• Marines New Physical Standards For Ground Combat Roles May Deter Females

    The Marine Corps has unveiled new, gender-neutral physical standards for 29 ground combat jobs, making it much harder for potential candidates—male or female—to succeed.

    Officials introduced these new rules for military occupational specialties like infantry, artillery, combat engineering and others Sept. 30, Marine Corps Times reports.

    Some of the new standards apply to all 29 jobs, while others are more specific. One of the all-encompassing rules is that Marines need to be able to evacuate a casualty and conduct an MK19 grenade launcher lift. In other cases, standards vary by job and include tasks like swimming 2,000 yards or scaling a wall.

    The standards arrived a day before the deadline to submit an exemption request. The goal of keeping some combat roles male-only came about following results from the Ground Combat Element Integrated Task Force. Although the full report from the nine-month experiment is not yet available, the service released a four-page summary of the findings, which kicked off major controversy and tension between the Marine Corps and the Navy.

    The findings indicated that all-male units outperformed mixed gender units on 69 percent of combat tasks. Female Marines sustained injuries at a much higher rate than male Marines. They were slower, failed to perform as well as males on firearm accuracy tests, and often failed casualty evacuation simulations. Most of the women dropped from the experiment due to injury, and by the end, only two were left standing.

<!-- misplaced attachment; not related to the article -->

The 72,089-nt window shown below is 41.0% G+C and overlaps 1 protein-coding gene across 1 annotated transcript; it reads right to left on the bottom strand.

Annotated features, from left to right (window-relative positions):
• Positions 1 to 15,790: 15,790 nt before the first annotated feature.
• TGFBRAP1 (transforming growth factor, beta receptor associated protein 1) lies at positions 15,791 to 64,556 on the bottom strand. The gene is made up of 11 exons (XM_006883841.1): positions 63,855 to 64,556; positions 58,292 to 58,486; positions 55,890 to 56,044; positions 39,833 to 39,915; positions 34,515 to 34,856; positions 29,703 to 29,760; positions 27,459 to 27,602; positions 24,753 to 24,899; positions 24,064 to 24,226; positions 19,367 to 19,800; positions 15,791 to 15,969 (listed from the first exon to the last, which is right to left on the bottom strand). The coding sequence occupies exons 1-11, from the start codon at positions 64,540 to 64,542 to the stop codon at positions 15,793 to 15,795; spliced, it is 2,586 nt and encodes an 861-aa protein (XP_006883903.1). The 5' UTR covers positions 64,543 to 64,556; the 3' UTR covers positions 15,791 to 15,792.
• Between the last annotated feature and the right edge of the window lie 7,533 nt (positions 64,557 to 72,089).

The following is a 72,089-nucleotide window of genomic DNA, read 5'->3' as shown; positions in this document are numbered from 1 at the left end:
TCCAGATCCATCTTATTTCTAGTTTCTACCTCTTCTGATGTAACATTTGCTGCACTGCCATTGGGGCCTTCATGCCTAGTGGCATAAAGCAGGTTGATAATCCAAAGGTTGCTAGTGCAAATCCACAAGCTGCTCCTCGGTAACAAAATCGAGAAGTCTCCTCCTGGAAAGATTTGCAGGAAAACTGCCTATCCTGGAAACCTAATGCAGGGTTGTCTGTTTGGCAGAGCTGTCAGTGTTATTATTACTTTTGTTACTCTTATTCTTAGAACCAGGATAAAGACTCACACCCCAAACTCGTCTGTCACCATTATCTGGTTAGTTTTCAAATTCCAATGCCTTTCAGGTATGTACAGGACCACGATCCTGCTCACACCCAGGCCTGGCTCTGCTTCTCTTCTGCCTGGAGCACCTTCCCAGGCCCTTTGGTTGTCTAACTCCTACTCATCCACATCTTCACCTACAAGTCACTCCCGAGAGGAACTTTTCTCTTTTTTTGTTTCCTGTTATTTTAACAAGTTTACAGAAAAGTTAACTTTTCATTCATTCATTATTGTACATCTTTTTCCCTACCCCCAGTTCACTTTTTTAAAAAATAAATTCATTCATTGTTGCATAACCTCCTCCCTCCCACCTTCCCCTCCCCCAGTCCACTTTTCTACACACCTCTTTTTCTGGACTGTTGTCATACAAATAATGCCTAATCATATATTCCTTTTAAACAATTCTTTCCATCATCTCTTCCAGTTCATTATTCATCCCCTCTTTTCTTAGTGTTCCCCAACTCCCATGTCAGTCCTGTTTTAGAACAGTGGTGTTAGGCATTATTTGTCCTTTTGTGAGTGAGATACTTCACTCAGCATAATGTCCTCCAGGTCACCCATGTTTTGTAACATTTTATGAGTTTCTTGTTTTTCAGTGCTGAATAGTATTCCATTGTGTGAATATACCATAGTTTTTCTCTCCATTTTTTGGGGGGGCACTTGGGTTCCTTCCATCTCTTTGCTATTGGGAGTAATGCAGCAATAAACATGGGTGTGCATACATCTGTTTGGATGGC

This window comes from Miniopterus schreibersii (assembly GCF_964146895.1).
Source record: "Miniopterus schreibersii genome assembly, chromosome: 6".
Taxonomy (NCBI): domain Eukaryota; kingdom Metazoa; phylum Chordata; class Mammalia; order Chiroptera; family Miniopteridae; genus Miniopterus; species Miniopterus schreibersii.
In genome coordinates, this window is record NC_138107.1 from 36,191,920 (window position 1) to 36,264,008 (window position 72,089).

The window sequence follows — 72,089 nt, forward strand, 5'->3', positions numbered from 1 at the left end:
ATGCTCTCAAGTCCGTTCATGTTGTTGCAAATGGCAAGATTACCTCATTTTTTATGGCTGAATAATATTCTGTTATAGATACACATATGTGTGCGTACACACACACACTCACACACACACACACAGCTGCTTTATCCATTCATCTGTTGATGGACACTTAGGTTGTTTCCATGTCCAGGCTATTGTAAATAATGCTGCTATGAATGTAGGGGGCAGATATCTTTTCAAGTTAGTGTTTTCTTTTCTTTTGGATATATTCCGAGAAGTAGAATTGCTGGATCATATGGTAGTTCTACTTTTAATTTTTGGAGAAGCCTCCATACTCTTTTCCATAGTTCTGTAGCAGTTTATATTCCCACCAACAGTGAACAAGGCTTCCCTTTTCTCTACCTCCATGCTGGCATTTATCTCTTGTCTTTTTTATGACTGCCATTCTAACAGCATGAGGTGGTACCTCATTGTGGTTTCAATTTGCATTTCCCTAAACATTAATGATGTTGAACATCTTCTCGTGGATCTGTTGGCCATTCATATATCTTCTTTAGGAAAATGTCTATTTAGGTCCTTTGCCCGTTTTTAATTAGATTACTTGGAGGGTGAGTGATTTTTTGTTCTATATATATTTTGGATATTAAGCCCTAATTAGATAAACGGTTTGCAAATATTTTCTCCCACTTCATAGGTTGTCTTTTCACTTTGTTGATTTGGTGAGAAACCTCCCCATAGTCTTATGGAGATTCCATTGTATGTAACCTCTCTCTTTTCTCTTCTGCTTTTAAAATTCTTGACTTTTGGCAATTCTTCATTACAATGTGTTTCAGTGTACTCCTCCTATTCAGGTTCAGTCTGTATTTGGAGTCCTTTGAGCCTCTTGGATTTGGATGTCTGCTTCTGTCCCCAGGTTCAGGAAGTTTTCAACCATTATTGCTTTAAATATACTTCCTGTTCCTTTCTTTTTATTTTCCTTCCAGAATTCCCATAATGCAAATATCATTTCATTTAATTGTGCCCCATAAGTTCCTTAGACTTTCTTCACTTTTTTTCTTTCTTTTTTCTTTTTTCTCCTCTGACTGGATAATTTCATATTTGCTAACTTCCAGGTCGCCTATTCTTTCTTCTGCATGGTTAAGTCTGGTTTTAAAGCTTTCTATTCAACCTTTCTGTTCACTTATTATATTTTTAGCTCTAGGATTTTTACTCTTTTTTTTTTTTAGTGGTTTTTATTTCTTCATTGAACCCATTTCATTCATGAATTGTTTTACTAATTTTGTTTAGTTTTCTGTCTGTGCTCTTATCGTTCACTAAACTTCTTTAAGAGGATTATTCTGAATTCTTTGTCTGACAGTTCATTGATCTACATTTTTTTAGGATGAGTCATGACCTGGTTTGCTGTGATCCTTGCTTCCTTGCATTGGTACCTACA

Defense Secretary Ash Carter will make a final determination on whether some combat roles can remain male-only by Jan. 1. But in the event that he refuses to consider any exemptions, the new physical standards may act as de facto barriers to women and will likely even exclude many men, as well.

    “If you’re [5 feet, 6 inches tall] and 120 pounds, you have virtually no chance of doing this job, whatsoever,” Capt. Mark Lenzi, commanding officer of the weapons company during the experiment, told Marine Corps Times.

    Navy Secretary Ray Mabus has criticized the study results, arguing that only individual performance matters, and so if any female Marines meet the standard, they should be allowed to serve in closed-off, ground combat roles. Talk of averages is irrelevant.

    Follow Jonah Bennett on Twitter

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